SOURCE: SingaporeMath.com Inc.

November 14, 2007 10:45 ET

California Teachers Get Approval From Board of Education for State Funds to Use 'Standards Edition' of Math Textbooks Originally Developed by Singapore's Ministry of Education, Used by No. 1-Ranked Students and Distributed by SingaporeMath.com Inc.

LAUSD School Uses Singapore Math Textbooks to Help Improve Scores by 29 Percent; CSUN Education Majors Use Singapore Math to Help Deconstruct, Teach Elementary Math

SACRAMENTO, CA and OREGON CITY, OR--(Marketwire - November 14, 2007) - Students in the Golden State will soon be using state-approved versions of the math textbooks that helped their counterparts in Singapore crunch numbers better than any children in the world, according to Jeffery Thomas, president of the textbooks' North American distributor, SingaporeMath.com Inc.

Elementary school teachers in California will, beginning next year, be allowed to use state funds to order adaptations of math textbooks that were developed by Singapore's Ministry of Education and helped students there earn first-place rankings in three widely cited studies of student math performance conducted in 1995, 1999 and 2003, Thomas said. The global study -- Trends in International Mathematics and Science Study (TIMSS) -- is conducted every four years.

The state-approved adaptations of the Singaporean texts meet the state's K-5 math standards and represent a "marked departure" from most math textbooks used in the U.S., Thomas said. The California State Board of Education included the adaptations, or "Standards Edition" titles, published by Singapore-based Marshall Cavendish International in its 2007 Mathematics Primary Adoption on Nov. 8 after receiving a list of recommended textbooks from the state's Curriculum Commission.

The state's list of adopted math titles is available online at http://www.cde.ca.gov/ci/ma/im/mathprogramnov2007.asp. The state released its last mathematics primary adoption in 2001.

The "Standards Edition" textbooks generally replace Singaporean dollars and cents with U.S. currency, Singaporean proper names and various British spellings, Thomas said. Teachers in Singapore deliver classroom instruction in English.

The adopted Singapore math titles are relatively thin books full of colorful illustrations of children, shapes and animals designed to support multi-step word problems that require students to work with numbers in various forms such as decimals, percentages and fractions.

"The presentation is astonishingly clear and child-friendly, yet is mathematically sophisticated," said Thomas Parker, a professor of mathematics at Michigan State University. "Students learn through carefully-designed problem sets. By grade six, the Singapore texts are one to two years ahead of U.S. texts, and the students are extremely well-prepared to start algebra."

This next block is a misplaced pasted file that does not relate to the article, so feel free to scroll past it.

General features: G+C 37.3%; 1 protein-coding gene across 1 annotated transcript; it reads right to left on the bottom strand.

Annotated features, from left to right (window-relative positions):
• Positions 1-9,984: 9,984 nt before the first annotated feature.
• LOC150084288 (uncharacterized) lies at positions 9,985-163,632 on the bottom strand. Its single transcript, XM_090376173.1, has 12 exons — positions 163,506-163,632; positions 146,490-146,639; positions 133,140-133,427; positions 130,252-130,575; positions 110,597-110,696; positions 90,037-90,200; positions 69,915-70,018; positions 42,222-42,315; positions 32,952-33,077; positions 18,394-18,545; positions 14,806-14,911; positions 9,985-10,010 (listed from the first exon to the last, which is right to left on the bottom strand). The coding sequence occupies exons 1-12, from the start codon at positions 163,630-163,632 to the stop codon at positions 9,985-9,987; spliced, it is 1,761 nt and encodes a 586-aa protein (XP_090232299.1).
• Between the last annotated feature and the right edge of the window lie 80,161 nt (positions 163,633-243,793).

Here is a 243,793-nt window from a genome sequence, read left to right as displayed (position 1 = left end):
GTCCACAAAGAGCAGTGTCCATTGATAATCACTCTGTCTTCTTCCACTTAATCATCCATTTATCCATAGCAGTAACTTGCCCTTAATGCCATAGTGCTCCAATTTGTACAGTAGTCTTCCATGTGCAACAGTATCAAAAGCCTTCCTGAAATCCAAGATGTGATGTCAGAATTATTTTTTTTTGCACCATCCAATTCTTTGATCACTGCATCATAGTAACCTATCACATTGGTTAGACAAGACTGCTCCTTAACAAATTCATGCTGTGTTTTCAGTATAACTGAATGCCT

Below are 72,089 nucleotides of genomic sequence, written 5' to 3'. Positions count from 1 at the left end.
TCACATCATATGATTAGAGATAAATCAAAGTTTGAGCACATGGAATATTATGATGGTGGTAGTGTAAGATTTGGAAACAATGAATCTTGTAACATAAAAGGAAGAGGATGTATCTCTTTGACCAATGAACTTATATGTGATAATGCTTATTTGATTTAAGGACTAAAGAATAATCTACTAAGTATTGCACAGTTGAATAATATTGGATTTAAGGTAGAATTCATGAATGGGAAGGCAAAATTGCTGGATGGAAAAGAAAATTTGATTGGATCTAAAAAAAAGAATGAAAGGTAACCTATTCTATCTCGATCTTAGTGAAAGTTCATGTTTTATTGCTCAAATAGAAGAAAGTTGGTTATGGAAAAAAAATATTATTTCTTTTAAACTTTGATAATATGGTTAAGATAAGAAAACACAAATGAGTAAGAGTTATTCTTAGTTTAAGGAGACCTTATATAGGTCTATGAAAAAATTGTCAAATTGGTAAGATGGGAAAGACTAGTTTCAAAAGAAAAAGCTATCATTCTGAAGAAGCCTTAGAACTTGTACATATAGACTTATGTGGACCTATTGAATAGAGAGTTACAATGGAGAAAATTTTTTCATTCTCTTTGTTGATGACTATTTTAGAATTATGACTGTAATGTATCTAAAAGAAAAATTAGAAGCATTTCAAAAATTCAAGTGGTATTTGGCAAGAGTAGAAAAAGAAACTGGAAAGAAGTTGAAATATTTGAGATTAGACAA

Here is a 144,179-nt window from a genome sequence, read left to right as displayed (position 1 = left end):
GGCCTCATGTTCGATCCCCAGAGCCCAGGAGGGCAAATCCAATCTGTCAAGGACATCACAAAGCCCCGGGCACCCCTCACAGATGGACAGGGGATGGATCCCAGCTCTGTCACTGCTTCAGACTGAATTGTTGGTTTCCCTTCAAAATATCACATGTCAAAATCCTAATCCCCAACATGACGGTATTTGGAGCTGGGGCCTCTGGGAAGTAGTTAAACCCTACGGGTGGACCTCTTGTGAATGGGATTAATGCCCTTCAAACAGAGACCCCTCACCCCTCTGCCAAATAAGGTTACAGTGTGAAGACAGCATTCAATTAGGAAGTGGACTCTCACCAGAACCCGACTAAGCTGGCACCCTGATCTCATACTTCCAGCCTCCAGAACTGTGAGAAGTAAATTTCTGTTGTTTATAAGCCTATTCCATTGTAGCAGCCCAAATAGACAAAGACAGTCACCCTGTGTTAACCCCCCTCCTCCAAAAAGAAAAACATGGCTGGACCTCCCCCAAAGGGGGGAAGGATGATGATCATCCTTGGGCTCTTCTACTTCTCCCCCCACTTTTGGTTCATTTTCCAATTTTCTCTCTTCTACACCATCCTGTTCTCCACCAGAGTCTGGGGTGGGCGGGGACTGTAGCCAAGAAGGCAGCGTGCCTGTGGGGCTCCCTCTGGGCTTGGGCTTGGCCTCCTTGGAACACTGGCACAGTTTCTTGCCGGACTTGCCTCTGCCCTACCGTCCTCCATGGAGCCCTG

Jim Milgram, a professor emeritus of mathematics at Stanford University, added that, "Singapore Math is one of the best programs out there -- especially in the lower grades."

By comparison, in the U.S., elementary school math textbooks "frequently present mathematics in 'template' form," Parker said.

"The teacher does several examples, then the students do problems that are identical except for the choice of numbers," said Parker, the co-author of "Elementary Mathematics for Teachers," which has been used by undergraduate education majors at various universities, including Cal State University, Northridge and the University of Michigan. "The 'reform' textbooks written in the 1990s go to the opposite extreme, omitting skill development and instead give problems that involve much writing and little mathematics."

The Singapore books, he said, "strike a perfect balance."

Undergraduate teaching majors work with editions of "Primary Mathematics" in conjunction with Parker and Scott Baldridge's "Elementary Mathematics for Teachers." The teaching book often calls on undergrads to read a section of "Primary Mathematics," do problems and study the material from a teacher's perspective.

"Teachers think about what skills are developed, how the problems are organized, what the prerequisite knowledge is and what order topics are developed," Parker said. "This becomes a challenging and effective college course because the emphasis is on understanding elementary mathematics at the level of 'teacher knowledge.'"

Earlier editions of the Singapore math titles helped teachers at Ramona Elementary School in the Los Angeles Unified School District graduate 29% more fifth graders that met the state's "proficient and advanced" math standard in 2005-2006 than in 2004-2005, according to Robin Ramos, a district math coach at Ramona -- a Title I school in East Hollywood.